Gavin McCrone: Bullying Iceland is no way to get our money back

THE collapse of Iceland's banking system continues to have repercussions a year after the banks failed.

Iceland's president, Olafur Ragnar Grimsson, faced with widespread public opposition, used his constitutional power to put to a referendum the deal narrowly agreed by the Althing (the Icelandic parliament), whereby the British and Dutch governments would be repaid part of the cost of protecting depositors in the failed Icesave internet bank.

Iceland has a population of 320,000, substantially fewer that the city of Edinburgh. The banking crisis has resulted in its currency, the krona, losing more than half its value against the euro since 2007, scores of people have lost large amounts of money, consumption has fallen by close on a quarter and unemployment, which before the crisis was negligible, has risen dramatically.

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For Iceland, this is not just a recession, it is a depression. It is a systemic failure of a kind not seen in an advanced European country since the Second World War.

The situation has arisen because the three Icelandic banks, Glitnir, Landsbanki and Kaupthing, expanded recklessly during the boom years to the point where their combined debt exceeded six times Iceland's gross domestic product.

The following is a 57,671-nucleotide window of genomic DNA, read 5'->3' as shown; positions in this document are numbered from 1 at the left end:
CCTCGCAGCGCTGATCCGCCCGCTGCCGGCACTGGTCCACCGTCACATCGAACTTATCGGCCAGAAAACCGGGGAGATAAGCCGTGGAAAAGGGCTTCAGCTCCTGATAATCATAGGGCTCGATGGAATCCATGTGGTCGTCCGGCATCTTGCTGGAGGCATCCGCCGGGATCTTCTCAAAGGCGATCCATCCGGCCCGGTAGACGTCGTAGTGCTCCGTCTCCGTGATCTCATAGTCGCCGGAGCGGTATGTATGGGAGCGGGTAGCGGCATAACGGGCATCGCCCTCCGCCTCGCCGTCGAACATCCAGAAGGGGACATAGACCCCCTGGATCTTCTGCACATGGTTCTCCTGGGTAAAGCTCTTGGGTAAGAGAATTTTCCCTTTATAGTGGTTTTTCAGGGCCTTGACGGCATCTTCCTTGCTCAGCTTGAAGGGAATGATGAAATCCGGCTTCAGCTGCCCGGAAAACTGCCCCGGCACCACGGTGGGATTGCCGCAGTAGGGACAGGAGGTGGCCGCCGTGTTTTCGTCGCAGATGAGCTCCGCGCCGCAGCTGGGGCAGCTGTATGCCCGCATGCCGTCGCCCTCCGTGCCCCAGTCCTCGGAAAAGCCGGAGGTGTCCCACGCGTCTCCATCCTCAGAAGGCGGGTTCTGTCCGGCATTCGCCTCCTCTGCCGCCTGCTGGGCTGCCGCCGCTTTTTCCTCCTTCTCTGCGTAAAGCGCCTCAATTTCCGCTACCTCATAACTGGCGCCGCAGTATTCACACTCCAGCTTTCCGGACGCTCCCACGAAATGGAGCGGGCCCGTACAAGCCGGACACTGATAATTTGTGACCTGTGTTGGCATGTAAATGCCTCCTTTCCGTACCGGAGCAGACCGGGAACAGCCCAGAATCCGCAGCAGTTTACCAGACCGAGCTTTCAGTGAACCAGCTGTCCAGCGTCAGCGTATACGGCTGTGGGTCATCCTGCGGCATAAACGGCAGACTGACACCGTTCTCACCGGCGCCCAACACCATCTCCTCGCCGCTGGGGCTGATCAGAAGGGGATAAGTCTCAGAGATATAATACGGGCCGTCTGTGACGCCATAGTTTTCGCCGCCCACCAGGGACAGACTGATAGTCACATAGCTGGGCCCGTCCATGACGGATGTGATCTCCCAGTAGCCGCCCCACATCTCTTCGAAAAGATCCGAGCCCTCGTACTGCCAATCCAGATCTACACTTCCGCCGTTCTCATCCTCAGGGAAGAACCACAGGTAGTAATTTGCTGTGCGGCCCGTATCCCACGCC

Membership of the European Economic Area gave free trading status with the European Union and its banks the right to operate in other European countries, provided there was an insurance scheme to protect depositors. Iceland had such a scheme, financed by the banks that gave protection up to 20,000.

But the funds now available do not meet this commitment, and the British and Dutch governments, who decided to protect retail depositors in Icesave accounts fully when the bank failed, are trying to reclaim from Iceland the part of that cost that the insurance scheme should have covered.

This amounts to 3.9 billion and is close to 50 per cent of Iceland's reduced GDP.

The deal involves payment over 15 years, with interest at 5.5 per cent. Icelanders consider this interest rate to be unreasonable when central bank rates are close to zero.

It is hard to see this deal as anything other than crippling for the economy, and it is not hard to understand how the Icelanders feel. If a deal were imposed on Scottish taxpayers to meet the cost of money lost by English and overseas depositors as a result of reckless expansion by the Scottish banks, the reaction would be equally strong.

The humiliating failure of the Scottish banks is sometimes used as an argument against Scottish independence, on the grounds that a Scottish government could never afford the cost that the UK government has had to bear to save the two Scottish banks. But the issue is not as simple as this, and Iceland, where the banks actually failed, rather than being propped up, does not offer a parallel.

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I have always assumed that, had Scotland been independent when RBS and HBOS got into difficulty, the Scottish and UK governments would have had to negotiate urgently on how to support them. Although both banks were headquartered in Scotland, their activities in England were greater than in Scotland and no government in Westminster could contemplate the consequences of their failure.